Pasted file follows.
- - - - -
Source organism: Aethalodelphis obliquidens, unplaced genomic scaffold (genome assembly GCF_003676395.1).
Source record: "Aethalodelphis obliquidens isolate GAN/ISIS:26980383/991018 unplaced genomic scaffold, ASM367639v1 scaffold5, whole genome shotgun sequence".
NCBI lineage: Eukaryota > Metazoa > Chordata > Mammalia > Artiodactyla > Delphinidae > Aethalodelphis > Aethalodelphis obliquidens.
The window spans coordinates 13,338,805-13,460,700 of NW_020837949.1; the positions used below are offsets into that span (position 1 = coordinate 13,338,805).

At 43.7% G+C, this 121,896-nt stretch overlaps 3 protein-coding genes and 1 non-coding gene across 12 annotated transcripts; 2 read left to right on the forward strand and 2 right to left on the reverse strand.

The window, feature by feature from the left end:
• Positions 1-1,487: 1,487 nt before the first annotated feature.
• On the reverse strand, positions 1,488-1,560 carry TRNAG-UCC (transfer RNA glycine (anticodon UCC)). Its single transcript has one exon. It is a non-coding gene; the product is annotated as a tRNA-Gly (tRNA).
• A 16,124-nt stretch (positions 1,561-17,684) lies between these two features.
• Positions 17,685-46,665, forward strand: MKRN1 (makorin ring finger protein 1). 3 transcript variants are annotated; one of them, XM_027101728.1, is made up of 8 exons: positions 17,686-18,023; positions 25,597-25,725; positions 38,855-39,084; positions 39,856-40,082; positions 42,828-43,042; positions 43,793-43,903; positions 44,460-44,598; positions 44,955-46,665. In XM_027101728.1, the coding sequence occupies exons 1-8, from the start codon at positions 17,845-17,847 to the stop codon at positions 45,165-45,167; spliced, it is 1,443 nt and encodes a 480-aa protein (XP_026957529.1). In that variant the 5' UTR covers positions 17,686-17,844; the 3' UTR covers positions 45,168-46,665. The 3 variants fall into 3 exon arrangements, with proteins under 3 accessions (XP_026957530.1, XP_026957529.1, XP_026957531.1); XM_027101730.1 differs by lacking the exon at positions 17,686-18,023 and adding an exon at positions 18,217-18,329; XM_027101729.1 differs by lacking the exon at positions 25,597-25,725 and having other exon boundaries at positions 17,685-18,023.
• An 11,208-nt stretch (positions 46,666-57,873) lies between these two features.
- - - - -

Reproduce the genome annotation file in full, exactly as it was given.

Source organism: Aethalodelphis obliquidens, unplaced genomic scaffold (genome assembly GCF_003676395.1).
Source record: "Aethalodelphis obliquidens isolate GAN/ISIS:26980383/991018 unplaced genomic scaffold, ASM367639v1 scaffold5, whole genome shotgun sequence".
NCBI lineage: Eukaryota > Metazoa > Chordata > Mammalia > Artiodactyla > Delphinidae > Aethalodelphis > Aethalodelphis obliquidens.
The window spans coordinates 13,338,805-13,460,700 of NW_020837949.1; the positions used below are offsets into that span (position 1 = coordinate 13,338,805).

At 43.7% G+C, this 121,896-nt stretch overlaps 3 protein-coding genes and 1 non-coding gene across 12 annotated transcripts; 2 read left to right on the forward strand and 2 right to left on the reverse strand.

The window, feature by feature from the left end:
• Positions 1-1,487: 1,487 nt before the first annotated feature.
• On the reverse strand, positions 1,488-1,560 carry TRNAG-UCC (transfer RNA glycine (anticodon UCC)). Its single transcript has one exon. It is a non-coding gene; the product is annotated as a tRNA-Gly (tRNA).
• A 16,124-nt stretch (positions 1,561-17,684) lies between these two features.
• Positions 17,685-46,665, forward strand: MKRN1 (makorin ring finger protein 1). 3 transcript variants are annotated; one of them, XM_027101728.1, is made up of 8 exons: positions 17,686-18,023; positions 25,597-25,725; positions 38,855-39,084; positions 39,856-40,082; positions 42,828-43,042; positions 43,793-43,903; positions 44,460-44,598; positions 44,955-46,665. In XM_027101728.1, the coding sequence occupies exons 1-8, from the start codon at positions 17,845-17,847 to the stop codon at positions 45,165-45,167; spliced, it is 1,443 nt and encodes a 480-aa protein (XP_026957529.1). In that variant the 5' UTR covers positions 17,686-17,844; the 3' UTR covers positions 45,168-46,665. The 3 variants fall into 3 exon arrangements, with proteins under 3 accessions (XP_026957530.1, XP_026957529.1, XP_026957531.1); XM_027101730.1 differs by lacking the exon at positions 17,686-18,023 and adding an exon at positions 18,217-18,329; XM_027101729.1 differs by lacking the exon at positions 25,597-25,725 and having other exon boundaries at positions 17,685-18,023.
• An 11,208-nt stretch (positions 46,666-57,873) lies between these two features.